Alcohol & Weight Loss

If you like to enjoy your glass of wine or spicy margarita, this post is for you!

There is a significant amount of calories in most alcoholic beverages which can add up fast and potentially prevent you from being in a calorie deficit, especially if you are drinking multiple times during the week.

This means that you SHOULD be tracking alcohol calories.

The confusing thing about alcohol is that labels often don’t have calorie information.

Ordering mixed drinks like a mojito or a Moscow mule at restaurants adds a whole other layer of confusion because we aren’t visually seeing what’s going into these cocktails.

So what qualifies as “one drink”?

One drink, according to the Dietary Guidelines, is based on how much alcohol is in a certain size of beverage.

The references for one drink is as follows:

12 fluid ounces of regular beer (5% alcohol)

5 fluid ounces of wine (12% alcohol)

1.5 fluid ounces of 80 proof distilled spirits (40% alcohol)

Not all wines are 12% alcohol and not all beer is 5% alcohol.  You may be drinking a 12 fluid ounce beer that’s 7% alcohol, which is about 1.4 drink equivalents (because it has a higher concentration of alcohol in it).

The way to calculate how many drink equivalents are in your beverage is to multiply the volume in ounces by the alcohol content in percent and divide by 0.6 ounces of alcohol per one drink equivalent.

For example, 4 oz of champagne with 12% alcohol will contain 0.8 drink equivalents [(4 oz)(0.12)/0.6].

What about the calories?!

Each of the drink references that I listed above has 14 grams (0.6 fluid ounces) of pure alcohol and 1 gram of alcohol is 7 calories!

So this means 12 fluid ounces of beer (5% alcohol), 5 fluid ounces of wine (12% alcohol) and 1.5 fluid ounces of 80 proof distilled spirits (40% alcohol) will at LEAST have 98 calories in the beverage.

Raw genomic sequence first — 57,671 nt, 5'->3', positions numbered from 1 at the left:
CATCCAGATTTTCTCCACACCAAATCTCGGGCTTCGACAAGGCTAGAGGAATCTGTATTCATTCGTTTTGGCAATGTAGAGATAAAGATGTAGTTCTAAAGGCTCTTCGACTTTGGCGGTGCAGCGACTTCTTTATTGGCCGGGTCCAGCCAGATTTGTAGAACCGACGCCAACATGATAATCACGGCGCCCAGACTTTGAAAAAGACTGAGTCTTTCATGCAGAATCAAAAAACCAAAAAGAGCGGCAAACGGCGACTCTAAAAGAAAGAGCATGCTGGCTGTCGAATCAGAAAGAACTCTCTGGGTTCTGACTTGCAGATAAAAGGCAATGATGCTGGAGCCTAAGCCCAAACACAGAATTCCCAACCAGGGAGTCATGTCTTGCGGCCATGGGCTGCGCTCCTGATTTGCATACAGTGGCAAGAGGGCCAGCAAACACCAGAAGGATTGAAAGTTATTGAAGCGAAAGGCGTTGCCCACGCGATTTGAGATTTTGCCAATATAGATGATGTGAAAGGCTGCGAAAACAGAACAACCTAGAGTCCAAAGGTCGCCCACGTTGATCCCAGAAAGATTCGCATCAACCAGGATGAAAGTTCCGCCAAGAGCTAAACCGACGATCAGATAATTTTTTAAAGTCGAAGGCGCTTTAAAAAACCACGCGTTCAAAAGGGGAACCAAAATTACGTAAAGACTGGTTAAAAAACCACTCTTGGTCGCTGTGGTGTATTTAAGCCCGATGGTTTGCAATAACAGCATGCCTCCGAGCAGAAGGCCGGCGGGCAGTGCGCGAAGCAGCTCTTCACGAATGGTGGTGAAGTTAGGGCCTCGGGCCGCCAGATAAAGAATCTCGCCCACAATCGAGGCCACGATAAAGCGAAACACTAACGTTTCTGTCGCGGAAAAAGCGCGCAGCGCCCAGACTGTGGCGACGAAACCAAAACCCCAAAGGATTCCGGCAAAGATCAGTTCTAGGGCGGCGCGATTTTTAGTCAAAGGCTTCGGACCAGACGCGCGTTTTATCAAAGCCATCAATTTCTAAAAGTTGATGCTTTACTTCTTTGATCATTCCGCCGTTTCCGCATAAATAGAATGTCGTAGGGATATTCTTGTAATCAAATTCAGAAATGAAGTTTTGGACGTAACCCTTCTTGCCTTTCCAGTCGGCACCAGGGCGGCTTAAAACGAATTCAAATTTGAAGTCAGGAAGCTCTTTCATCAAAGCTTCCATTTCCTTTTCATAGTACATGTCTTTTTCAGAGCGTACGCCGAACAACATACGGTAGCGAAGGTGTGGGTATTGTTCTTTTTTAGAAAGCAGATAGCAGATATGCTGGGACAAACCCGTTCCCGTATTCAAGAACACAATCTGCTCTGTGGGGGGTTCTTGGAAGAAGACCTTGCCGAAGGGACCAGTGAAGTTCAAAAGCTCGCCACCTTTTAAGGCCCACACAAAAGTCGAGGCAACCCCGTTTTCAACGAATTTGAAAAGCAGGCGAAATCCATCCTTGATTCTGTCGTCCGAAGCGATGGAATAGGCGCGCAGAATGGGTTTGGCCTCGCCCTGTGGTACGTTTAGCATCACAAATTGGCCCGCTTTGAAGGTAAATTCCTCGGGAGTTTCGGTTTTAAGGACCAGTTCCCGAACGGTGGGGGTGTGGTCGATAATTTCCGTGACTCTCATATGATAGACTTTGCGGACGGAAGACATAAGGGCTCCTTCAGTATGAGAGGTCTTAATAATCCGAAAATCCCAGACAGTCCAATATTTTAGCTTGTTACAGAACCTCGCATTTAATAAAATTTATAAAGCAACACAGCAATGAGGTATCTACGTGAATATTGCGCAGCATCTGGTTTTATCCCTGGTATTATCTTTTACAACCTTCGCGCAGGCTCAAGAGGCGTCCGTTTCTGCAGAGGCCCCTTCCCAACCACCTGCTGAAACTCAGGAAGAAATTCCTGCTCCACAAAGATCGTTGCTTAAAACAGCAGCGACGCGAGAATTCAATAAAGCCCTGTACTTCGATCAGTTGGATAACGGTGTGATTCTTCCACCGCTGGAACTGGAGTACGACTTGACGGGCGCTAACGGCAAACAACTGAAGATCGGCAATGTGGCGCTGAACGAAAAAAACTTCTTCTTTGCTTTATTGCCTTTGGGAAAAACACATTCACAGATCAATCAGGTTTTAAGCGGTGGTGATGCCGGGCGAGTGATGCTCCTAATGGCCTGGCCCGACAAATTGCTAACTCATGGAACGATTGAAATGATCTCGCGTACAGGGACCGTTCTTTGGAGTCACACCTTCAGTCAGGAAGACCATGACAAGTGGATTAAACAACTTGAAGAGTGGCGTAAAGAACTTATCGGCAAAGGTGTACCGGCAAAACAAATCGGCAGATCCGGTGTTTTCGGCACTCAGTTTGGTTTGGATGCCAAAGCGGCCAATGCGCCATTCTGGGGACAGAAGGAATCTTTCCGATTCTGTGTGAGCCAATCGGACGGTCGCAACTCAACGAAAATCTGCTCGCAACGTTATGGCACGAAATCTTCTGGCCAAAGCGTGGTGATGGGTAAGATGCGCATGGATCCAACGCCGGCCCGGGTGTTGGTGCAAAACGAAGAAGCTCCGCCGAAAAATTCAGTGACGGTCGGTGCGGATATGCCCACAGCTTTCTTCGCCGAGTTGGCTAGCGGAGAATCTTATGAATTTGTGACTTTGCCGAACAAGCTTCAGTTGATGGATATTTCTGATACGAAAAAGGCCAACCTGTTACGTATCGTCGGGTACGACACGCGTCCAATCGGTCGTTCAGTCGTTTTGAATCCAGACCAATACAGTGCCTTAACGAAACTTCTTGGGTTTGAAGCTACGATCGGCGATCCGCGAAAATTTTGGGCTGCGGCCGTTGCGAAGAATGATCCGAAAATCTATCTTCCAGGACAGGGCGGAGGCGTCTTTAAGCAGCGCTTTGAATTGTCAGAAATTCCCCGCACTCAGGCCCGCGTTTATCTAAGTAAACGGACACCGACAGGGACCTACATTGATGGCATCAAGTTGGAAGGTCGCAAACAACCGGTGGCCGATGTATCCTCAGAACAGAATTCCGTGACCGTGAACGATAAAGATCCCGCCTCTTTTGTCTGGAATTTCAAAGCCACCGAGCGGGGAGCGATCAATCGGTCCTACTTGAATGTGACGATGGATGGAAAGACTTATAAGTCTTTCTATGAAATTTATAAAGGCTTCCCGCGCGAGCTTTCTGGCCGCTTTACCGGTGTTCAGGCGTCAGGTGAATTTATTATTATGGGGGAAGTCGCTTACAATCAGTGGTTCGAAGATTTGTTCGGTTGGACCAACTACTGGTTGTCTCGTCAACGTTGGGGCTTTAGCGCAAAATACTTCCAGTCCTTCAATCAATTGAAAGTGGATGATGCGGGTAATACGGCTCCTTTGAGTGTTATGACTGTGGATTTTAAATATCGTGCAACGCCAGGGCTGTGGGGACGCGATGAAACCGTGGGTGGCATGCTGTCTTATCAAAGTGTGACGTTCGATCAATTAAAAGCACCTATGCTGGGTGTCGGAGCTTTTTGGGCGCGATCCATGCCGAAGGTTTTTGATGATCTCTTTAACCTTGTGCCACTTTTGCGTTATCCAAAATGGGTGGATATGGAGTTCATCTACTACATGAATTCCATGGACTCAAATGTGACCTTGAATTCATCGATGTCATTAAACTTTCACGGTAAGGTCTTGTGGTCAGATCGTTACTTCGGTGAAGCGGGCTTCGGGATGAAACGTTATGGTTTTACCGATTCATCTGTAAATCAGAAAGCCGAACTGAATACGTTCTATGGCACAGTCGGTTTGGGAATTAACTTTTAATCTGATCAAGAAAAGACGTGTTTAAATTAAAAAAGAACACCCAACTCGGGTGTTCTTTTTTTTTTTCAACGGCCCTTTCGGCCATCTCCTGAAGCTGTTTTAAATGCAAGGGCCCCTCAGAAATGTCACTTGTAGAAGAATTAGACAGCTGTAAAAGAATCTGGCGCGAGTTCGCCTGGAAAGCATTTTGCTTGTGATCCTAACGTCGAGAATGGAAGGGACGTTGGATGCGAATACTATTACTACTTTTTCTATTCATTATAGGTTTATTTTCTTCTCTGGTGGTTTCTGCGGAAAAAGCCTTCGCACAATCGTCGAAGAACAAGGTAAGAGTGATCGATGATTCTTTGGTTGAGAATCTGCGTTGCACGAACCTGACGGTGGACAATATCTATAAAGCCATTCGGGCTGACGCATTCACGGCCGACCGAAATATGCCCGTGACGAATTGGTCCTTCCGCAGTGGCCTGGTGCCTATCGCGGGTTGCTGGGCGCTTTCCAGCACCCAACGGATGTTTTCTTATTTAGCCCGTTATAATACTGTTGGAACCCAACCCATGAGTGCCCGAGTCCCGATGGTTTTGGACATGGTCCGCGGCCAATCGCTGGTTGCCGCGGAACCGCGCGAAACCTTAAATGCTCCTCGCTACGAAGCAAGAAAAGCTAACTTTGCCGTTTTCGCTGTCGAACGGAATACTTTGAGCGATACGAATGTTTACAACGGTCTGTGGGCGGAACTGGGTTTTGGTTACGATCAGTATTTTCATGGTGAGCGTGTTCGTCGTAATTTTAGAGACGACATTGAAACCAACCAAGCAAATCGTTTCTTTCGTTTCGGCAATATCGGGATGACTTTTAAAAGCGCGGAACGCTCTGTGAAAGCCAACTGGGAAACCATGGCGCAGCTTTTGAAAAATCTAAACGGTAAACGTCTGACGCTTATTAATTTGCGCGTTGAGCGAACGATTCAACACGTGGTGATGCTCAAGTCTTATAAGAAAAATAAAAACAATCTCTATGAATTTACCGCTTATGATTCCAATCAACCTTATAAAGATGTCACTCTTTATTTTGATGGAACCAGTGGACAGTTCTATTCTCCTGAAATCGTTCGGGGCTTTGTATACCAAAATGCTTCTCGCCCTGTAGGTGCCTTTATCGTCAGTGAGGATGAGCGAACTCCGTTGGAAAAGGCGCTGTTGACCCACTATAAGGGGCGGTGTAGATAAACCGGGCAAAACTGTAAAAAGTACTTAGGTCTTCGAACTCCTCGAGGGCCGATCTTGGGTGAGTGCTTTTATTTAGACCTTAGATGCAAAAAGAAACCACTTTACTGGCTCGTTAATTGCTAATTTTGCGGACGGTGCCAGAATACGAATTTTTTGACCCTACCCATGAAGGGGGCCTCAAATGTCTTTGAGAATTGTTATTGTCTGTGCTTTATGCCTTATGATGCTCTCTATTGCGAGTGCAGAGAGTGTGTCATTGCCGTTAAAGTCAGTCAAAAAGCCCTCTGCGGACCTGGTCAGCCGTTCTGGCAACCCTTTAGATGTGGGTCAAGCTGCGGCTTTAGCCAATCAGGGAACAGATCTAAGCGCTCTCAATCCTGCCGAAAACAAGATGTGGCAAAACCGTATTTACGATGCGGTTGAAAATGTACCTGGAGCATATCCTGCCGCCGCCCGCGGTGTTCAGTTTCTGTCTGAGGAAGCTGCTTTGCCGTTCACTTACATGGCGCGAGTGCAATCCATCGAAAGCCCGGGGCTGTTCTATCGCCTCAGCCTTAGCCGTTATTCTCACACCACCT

And this doesn’t even account for the sweeteners, sodas, and juices that can be added.

Most people are not only drinking one drink during a sitting, making it easy for calories to add up.

That’s why it’s best to limit your drinking to one day per week, especially if you are trying to lose weight.

Photo credit: Karl Tate @ LiveScience.com

As we can see, the alcoholic beverages that are the most calorie dense are the mixed drink cocktails such as margaritas, pina coladas, cosmos, mojitos, lemon drops, sangria, etc.

Here are some helpful ways to cut calories when drinking:

  1. Instead of adding soda or juice to your drinks as mixers try flavored carbonated club soda or diet sodas. 
  1. Cocktails usually have some type of sweetener in it, whether it is simple syrup, triple sec, flavored liqueur or just plain sugar. Some sugar is needed to balance the flavor of the drink. I usually ask the bartender to make my cocktail “skinny” or with half the sweetener.
  1. Add fresh herbs such as mint or basil to give your drinks refreshing distinct flavors.  You can also add a few chopped strawberries, blackberries or kiwi to your beverage.
  1. In addition to adding fresh herbs, try squeezing fresh lemon, lime or orange in your drinks.

Remember, above all, moderation is key here!

Alcohol is not intended to be a part of a healthy eating plan but is usually a huge part of social interactions.

Save it for special gatherings and be mindful of the number of drinks you’re enjoying!

Sources:

  1. 2015-2020 US Dietary Guidelines
  2. Karl Tate @ LiveScience.com

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